As many of you may already know, June is a very special month. That is because it is Torture Awareness Month – a time when human rights advocates, champions of social justice and faith organizations throughout the world commemorate the Convention Against Torture and other Cruel, Inhuman and Degrading Treatment or Punishment (CAT). CAT now has 159 state parties, including the U.S., committed to standing in opposition to torture.
To those who have stood witness to or personally experienced the insidious and lasting effects that solitary confinement can have on an individual’s psyche there is no question that prolonged isolation amounts to torture. In 2011, the UN’s Special Rapporteur on Torture, Juan E. Méndez, issued the first global report on solitary confinement. The report concluded that indefinite and prolonged solitary confinement over 15 days amounted to torture or cruel, inhuman and degrading treatment, and that solitary confinement should never be used on youth and those with mental disabilities. In October 2015, the United Nations adopted the Standard Minimum Rules on the Treatment of Prisoners, the “Mandela Rules,” which integrate the findings of the Special Rapporteur’s report.
The record is clear – solitary confinement is torture. Solitary confinement has consistently been described as a “living hell” by those who have been previously confined in extreme isolation there. Human rights reports have revealed what this hell actually entails: extremely small cells with a concrete slab for a bed, no windows, no social interaction, no reading or writing materials, and almost no contact with the outside world, for 22-24 hours a day, every day. Often described as a “prison within a prison,” by its very nature, solitary confinement is hidden from the world; tucked away in the dark recesses of our justice system.
Although solitary confinement is a common practice in the U.S., with 80,000 – 100,000 prisoners held in isolation on any given day, most of us have never been in a prison and cannot imagine what being in solitary confinement is really like. But now - using virtual reality - advocacy groups are bringing the realities of solitary confinement to the public in a way that was previously impossible.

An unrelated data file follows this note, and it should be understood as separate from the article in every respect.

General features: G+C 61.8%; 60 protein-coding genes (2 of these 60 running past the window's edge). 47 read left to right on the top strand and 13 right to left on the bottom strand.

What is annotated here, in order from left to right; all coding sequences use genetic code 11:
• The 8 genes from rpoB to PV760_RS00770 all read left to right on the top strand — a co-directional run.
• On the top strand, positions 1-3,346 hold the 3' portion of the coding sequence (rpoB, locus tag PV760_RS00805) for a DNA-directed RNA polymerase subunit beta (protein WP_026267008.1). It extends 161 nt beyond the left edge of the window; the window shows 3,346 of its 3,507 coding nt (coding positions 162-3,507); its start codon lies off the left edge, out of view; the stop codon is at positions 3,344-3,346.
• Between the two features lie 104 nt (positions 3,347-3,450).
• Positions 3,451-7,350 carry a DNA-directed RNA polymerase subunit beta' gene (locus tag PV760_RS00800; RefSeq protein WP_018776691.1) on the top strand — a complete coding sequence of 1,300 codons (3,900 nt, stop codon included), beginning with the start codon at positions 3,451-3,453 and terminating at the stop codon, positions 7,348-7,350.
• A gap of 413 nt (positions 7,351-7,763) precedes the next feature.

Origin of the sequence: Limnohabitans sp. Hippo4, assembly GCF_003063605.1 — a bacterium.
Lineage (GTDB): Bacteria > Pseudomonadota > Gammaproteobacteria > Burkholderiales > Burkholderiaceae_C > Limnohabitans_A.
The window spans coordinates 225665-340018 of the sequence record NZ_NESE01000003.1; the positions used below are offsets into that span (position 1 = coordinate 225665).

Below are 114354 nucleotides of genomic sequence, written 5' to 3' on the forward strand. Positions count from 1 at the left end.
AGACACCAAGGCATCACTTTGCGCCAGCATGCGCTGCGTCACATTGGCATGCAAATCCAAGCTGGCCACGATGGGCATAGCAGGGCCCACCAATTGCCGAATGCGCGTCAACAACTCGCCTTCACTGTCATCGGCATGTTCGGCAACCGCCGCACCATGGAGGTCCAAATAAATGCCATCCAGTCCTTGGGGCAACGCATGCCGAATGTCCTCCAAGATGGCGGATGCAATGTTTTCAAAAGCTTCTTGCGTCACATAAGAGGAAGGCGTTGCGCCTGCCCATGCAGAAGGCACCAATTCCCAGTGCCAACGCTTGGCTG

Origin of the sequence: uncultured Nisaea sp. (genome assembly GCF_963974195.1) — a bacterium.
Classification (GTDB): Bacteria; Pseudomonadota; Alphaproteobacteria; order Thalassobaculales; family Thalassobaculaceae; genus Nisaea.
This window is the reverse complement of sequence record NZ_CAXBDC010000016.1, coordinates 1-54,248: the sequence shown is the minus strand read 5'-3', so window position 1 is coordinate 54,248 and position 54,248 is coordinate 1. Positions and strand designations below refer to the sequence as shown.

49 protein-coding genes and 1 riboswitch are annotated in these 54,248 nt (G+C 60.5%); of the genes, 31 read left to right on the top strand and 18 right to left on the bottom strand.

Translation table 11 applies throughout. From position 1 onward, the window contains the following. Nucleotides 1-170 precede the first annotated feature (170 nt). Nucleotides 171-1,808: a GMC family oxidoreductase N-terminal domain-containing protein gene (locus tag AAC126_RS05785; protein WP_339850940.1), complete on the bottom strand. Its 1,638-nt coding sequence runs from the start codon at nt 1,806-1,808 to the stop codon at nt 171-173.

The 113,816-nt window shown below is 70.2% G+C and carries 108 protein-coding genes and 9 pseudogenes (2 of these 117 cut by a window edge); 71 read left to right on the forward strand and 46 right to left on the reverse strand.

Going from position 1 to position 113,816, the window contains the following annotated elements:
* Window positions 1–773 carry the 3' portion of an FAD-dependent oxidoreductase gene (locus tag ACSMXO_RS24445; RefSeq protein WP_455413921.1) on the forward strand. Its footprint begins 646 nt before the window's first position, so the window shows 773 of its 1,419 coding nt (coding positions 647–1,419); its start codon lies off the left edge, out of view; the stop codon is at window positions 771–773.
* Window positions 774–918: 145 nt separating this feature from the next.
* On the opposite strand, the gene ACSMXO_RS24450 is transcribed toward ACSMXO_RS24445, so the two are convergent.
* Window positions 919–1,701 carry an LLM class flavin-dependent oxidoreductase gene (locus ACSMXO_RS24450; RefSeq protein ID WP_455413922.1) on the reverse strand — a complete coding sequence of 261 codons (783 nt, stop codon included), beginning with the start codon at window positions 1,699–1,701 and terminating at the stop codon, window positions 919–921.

This past Memorial Day weekend The National Religious Campaign Against Torture’s (NRCAT) Ron Stief and T.C. Morrow were with the Islamic Circle of North America for their Annual Convention, which was held in Baltimore, MD. At the convention, NRCAT utilized virtual reality as another way to allow people to really see what it would be like to be held in isolation. With over 20,000 attendees at the event, NRCAT, in partnership with Solitary Watch, had a phenomenal trial run of using The Guardian’s 6x9, a virtual reality solitary confinement experience. 6x9 is a mobile app developed by The Guardian, in consultation with survivors of solitary confinement, that gives users a taste of it would like be like to live in a cell measuring only 6x9 feet. The app features the haunting experiences of seven former inmates subjected to extended periods in isolation.
Sarah McKay, who worked the event, was deeply moved by the experience. “Describing this experience as powerful and moving seems incomplete,” Sarah said, “I have never experienced or witnessed anything like it.” As for the hundreds of individuals who partook in the virtual reality experience, Sarah recalls how “every single person was shaken and impacted by what they saw and experienced.” She attributed the success of the solitary confinement virtual reality experience to the fact that it was such a personal experience. “The person affected is no longer a nameless, faceless criminal. It is you. It is a living, breathing human being. And when it becomes a living, breathing human being with thoughts, feelings, and dignity who is experiencing the injustice of solitary confinement, it shakes us awake to the horror of it all.”
The dynamic, new technology also seemed to really resonate with youth. Ron Stief recalled one parent telling him, “you have found a way to reach our young people in a language that they understand.” NRCAT will next take the virtual reality set-up to the UCC’s National Youth Event in Orlando this summer.
Henry David Thoreau once said, “could a greater miracle take place than for us to look through each other’s eyes for an instant?” With virtual reality, we are in a small way achieving such a miracle. And the potential of virtual reality is enormous. An estimated 800 people used the Guardian’s virtual reality software at the ICNA-MAS Convention over Memorial Day weekend. Its tremendous popularity, coupled with the fact that the technology itself is easily portable, means that there are no limits to the people it can influence and the potential change it can inspire. We encourage anyone who is interested in experiencing the virtual reality isolation cell to order a cardboard viewer and download the Guardian’s 6x9 mobile app using their mobile device. And most importantly, to share that experience with friends and family so that we can continue to share the graphic, stark reality that solitary confinement is torture.